> there; with the highway in place, he’ll be able to get to it from
> Lubumbashi in a few hours rather than the two days or more required
> From the above, one get the impression that the details of the news
> were not known. And the only known detail was that some kind of a
> private road was built between Katumba Mwanke and his hometwon. This
> piece of datum certainly reinforces the impression that the multi-
> billion dollar deal was secret and illegitimate. Again, the accusation
> is groundless.
> For example, quite a lot of details was public information readily
> available to anyone with an internet connection.
> The following webpage is in English.
> And it includes such details:
> * 3,215 kilometres of railways linking the Province of Katanga with
> Province of Bas-Congo, passing through the Provinces of Kasai-
> Kasai-Occidental, Bandundu, and Kinshasa (upgrading, modernisation,
> * 3,400 kilometres of asphalted roads linking the Province of Katanga
> with the
> eastern Province (Kisangani), passing through South Kivu and North
> It is also appropriate to mention the 135 kilometres of roads which
> will be
> restored between Matadi and Boma, and the other 135 kilometres
> Mbuji-Mayi and Mwene Ditu.
> * 2,738 kilometres of beaten earth roads linking the following
> - Kananga-Mbuji Mayi-Kabinda – Kasongo-Kindu
> - Kolwezi-Kasaji-Dilolo
> - Dilolo-Sandoa-Kapanga-Kananga
> - Kasaji-Sandoa
> - Boma-Moanda-Yema
> - NiaNia-Isiro
> * 550 kilometres of urban roadways, 250 km of these in Kinshasa and
> 300 km in
> the main locations in the Provinces, by way of 30 km per main
> (Mbandaka, Bandundu, Kisangani, Kananga, Mbuji-Mayi, Lubumbashi,
> Matadi, Goma, Bukavu, and Kindu).
> Again, given that the large scale of the agreement, nothing would have
> provided enough
> details unless it is a thousand page tome. Nevertheless it is
> ridiculous for Mr. French to
> pretend that no one knew where the new road would go.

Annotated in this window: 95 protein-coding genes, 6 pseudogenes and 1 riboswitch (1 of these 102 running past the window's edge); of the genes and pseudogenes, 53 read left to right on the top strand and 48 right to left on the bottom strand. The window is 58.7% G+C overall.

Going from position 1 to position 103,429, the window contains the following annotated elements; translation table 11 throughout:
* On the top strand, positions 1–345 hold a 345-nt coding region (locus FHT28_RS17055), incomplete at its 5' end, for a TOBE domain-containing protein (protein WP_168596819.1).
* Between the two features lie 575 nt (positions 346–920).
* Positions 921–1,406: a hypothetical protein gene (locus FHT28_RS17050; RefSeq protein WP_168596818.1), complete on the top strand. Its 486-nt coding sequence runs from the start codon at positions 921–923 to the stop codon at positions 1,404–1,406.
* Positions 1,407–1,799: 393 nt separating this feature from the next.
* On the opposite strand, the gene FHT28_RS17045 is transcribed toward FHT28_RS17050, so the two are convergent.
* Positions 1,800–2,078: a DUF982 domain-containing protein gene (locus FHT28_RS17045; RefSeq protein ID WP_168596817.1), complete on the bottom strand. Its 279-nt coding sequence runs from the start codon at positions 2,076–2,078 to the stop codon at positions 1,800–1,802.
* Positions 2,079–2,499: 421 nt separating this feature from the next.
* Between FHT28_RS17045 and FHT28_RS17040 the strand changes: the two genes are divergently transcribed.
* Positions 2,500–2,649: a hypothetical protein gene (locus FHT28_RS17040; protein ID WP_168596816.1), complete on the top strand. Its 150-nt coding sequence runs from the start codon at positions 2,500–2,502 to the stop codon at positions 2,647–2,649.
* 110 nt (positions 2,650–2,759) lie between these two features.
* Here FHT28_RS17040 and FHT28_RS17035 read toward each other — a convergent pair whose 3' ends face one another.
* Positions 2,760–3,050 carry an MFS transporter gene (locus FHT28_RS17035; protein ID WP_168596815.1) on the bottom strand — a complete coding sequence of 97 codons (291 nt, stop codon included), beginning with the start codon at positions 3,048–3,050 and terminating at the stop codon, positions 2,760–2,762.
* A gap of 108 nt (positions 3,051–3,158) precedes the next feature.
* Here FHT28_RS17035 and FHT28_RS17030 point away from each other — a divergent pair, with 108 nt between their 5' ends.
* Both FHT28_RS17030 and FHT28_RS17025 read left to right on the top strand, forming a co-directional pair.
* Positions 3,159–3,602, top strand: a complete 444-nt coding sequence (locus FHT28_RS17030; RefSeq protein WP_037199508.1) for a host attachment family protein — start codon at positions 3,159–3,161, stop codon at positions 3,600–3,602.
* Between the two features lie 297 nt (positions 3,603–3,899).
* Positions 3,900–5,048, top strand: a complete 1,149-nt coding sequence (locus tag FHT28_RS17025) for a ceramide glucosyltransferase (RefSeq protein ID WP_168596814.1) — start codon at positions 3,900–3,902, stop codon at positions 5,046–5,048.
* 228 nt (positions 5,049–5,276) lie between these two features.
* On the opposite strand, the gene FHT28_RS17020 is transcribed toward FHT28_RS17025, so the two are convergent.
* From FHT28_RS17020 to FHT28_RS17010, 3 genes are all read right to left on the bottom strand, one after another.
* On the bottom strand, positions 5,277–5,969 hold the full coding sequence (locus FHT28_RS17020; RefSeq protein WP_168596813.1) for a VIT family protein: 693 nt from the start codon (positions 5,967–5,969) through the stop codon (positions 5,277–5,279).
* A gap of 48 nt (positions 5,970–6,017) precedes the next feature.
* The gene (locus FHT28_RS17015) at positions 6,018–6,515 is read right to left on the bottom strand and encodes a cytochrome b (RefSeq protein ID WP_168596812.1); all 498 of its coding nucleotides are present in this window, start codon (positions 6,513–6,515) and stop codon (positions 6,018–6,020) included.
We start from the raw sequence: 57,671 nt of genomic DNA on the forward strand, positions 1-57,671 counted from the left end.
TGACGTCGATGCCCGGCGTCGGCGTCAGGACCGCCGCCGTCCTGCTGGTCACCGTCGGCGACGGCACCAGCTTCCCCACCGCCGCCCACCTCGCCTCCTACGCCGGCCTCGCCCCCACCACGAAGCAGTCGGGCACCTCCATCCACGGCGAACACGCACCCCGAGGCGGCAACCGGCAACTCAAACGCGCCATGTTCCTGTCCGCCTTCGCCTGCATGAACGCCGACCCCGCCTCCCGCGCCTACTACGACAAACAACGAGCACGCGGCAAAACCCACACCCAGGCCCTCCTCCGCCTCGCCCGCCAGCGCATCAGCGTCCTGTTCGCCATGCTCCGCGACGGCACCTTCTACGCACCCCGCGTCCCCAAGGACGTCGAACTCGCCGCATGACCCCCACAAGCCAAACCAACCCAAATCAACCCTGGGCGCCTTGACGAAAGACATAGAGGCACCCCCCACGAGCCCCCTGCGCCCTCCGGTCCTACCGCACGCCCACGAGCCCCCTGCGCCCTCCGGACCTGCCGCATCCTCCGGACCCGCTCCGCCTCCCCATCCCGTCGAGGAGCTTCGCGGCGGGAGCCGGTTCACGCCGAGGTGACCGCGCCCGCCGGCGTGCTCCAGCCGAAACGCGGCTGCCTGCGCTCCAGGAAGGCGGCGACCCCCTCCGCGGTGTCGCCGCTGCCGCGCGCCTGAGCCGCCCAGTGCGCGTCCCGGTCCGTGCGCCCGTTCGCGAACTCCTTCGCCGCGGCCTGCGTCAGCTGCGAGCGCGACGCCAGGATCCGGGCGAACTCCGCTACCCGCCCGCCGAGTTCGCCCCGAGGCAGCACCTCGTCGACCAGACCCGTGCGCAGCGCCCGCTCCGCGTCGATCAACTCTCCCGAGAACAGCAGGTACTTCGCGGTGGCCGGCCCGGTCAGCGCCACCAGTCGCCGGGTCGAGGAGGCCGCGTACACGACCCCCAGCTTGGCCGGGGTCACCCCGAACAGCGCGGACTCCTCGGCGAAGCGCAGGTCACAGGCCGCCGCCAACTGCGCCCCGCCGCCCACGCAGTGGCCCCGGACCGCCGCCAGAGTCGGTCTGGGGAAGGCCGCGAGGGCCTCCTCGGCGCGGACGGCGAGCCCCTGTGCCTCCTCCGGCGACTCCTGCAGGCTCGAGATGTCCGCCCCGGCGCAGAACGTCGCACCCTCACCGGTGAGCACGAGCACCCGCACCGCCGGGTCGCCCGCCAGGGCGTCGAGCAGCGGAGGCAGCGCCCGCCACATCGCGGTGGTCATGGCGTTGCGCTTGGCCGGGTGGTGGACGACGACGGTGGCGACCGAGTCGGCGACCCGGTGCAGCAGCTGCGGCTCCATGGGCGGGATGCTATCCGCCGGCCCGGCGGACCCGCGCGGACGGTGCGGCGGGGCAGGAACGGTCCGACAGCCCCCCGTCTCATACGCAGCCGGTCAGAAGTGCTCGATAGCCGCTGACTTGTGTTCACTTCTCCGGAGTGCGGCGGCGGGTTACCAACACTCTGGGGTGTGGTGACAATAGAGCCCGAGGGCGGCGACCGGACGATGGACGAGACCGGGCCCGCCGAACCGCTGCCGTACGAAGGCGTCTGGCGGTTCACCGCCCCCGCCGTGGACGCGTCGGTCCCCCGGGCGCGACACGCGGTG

> As for the road between Kulumbashi and Pweto, let us read the
> following webblog written
> by a blogger with the name of Biggles:
> "I worked in the DRC for a while and the border crossing from Zambia
> to DRC close to Lubumbashi... the name escapes me at the moment, is
> horrendous. I did this crossing with the help of permanent company
> agents that try get urgent trucks to jump the several day que at the
> crossing so it was fairly smooth for me.
> Do your homework or maybe try another border crossing.
> some tips, plan trip for dry season, focus more on tough suspension
> than flex... your vehicle is going to take a beating... sat phone is a
> must... and enjoy yourself. I always wanted to do that trip while i
> worked in DRC but never got around to it.
> If you have a vehicle in DRC you are home free. The situation has
> really calmed down there and driving in the bush is a pleasure. From
> Lubumbashi there is the road to Kilwa that is being fixed up and
> should be a reasonable surface (dirt pot, pot holed compared to the
> impassable in rainy season route it is now) by the end of next dry
> season. From kilwa you can drive to Pweto witch is a less than
> fantastic road but being fixed up at the moment by some NGOs. Good
> news is all the bridges are working and the pontoon at Pweto is in
> good nick. From Pweto you can nip back into Zambia. North of Pweto is
> still dodgy. If you are really lucky you could maybe get a lift on the
> Barge operated by Anvil Mining from Kilwa to nchelenge on the Zambian
> side of Lac Mweru/Moero.
> Then once you have a vehicle there you can drive by good roads to
> Kenya, Tanzania, Milawi...
> If you are really adventourous I can try and dig up my GPS tracks for
> my exploration roads... prepare to get stuck... I am not a good road
> Good luck and enjoy.
> P.S. DRC has a grand total of 100km of tared road in total... or
> something like that... "
> What do we get from the above?
> 1. Border crossing between Lubumbashi and Zambia was not easy. The
> only crossing was
> horrendous with a several day queue according to Biggle.
> 2. The road between Lubumbashi and Pweto was partially maintained by
> some NGOs before the
> sino-DRC agreement.
> 3. One could readily travel from Pweto to Zambia and then to Kenya,
> Tanzania, Milawi...
> Mr.Frech could be right in describing Pweto as a one gas station town
> with no natural sources.
> However, he chose the ignore location of Pweto and hence its
> significance as a convenient way
> station between the DRC and Zambia.
> I will not be surprised if someone on CNN is making mistakes because
> he or she does not have
> time to know the subject matter. But this is not one of such case. The
> Atlantic is a monthly and it
> is supposed to provide in depth analysis.